My manager, after observing me for a few meetings, called me aside and asked me why I was so quiet in those meetings.  I told her that the meetings were going well and I didn’t need to say anything to disrupt the flow.  I agreed with their good suggestions and actions.  She listened and then asked me if I was really happy with the outcome.  I reaffirmed that I was and therefore didn’t need to say anything else at the meetings.

What she said next surprised me.  She asked me why I didn’t say that I agreed with the outcomes and supported the plans.  I argued that I took good notes and even showed her all the actions items for me.  In her collected tone, she said, “You really must say something in a meeting.  The participants need to know that you are there, not only in body but in mind and spirit.  If you agree with the outcome, tell them.  Tell them you will support the actions. I know you are committed to the actions and have always completed them.  But you must TELL them.”

It wasn’t an easy task.  I am not used to making such statements.  The words don’t fall neatly into place.  Taking her advice, I began to practice various phrases to state my agreement and support.  I wanted to ensure that what I say carried the message with SINCERITY.  I leaned to say words like, “That’s a wonderful idea!  I think the team in Asia can support that.”  I practiced many other statements, for variety, so that when the time came for me to use them, I have them handy.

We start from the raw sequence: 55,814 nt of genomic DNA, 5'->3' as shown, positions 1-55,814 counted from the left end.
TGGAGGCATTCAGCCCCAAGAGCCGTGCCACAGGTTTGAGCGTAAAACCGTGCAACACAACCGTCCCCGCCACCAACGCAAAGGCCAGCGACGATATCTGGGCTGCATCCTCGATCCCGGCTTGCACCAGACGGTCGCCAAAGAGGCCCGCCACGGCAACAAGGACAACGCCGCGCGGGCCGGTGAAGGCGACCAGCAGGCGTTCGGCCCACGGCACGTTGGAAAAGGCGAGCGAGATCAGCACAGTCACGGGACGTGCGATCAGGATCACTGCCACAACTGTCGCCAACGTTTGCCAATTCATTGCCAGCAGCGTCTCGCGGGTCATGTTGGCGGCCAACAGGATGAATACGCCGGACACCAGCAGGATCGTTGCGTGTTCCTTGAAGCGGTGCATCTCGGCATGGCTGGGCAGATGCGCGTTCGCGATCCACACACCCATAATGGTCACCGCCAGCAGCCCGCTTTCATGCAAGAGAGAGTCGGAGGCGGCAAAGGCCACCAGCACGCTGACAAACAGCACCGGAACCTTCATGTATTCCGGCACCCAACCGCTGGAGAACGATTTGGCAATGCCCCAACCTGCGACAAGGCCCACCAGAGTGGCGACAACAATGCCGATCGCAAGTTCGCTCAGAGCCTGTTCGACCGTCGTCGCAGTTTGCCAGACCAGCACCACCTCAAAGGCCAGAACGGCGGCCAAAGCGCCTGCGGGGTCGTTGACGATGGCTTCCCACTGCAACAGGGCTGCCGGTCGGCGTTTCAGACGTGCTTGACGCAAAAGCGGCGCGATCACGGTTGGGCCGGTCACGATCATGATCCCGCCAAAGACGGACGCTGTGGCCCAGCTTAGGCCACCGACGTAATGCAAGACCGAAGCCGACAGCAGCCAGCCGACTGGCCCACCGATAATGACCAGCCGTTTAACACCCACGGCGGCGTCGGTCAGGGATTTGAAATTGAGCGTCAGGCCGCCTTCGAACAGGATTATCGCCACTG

Some may argue that making those statements make one shallow and superficial.  It may not enhance or even maintain the self-esteem of the person making them.  On the contrary!  I felt good making those statements.  More participants came up to me after the meeting thanking me for my ideas, contributions and support.  I felt great!  I meant those statements and my actions showed.  I am now a member of meeting – not only by association but also by contribution.  I am no longer perceived as a bystander.

My philosophy on speaking out has changed.  I am comfortable agreeing.  But, I must still be able to disagree when needed.  Is there a proper way?  Everyone has their own.  For me, I needed one more step – AGREEING AND BUILDING, before disagreeing.  That will be for my next posting.

Tuesday, November 16, 2010

Thank You for the Encouragement

I am overwhelmed by the responses to my first blog.  Your comments are encouraging and valuable.  Some have written directly on the blog while others have replied to my email.  I am deeply honored that you took the time to read the posting.  Most of you thought that the blog is fitting.  In his humorous way, Yongwoo faulted me for not advising him early in his career.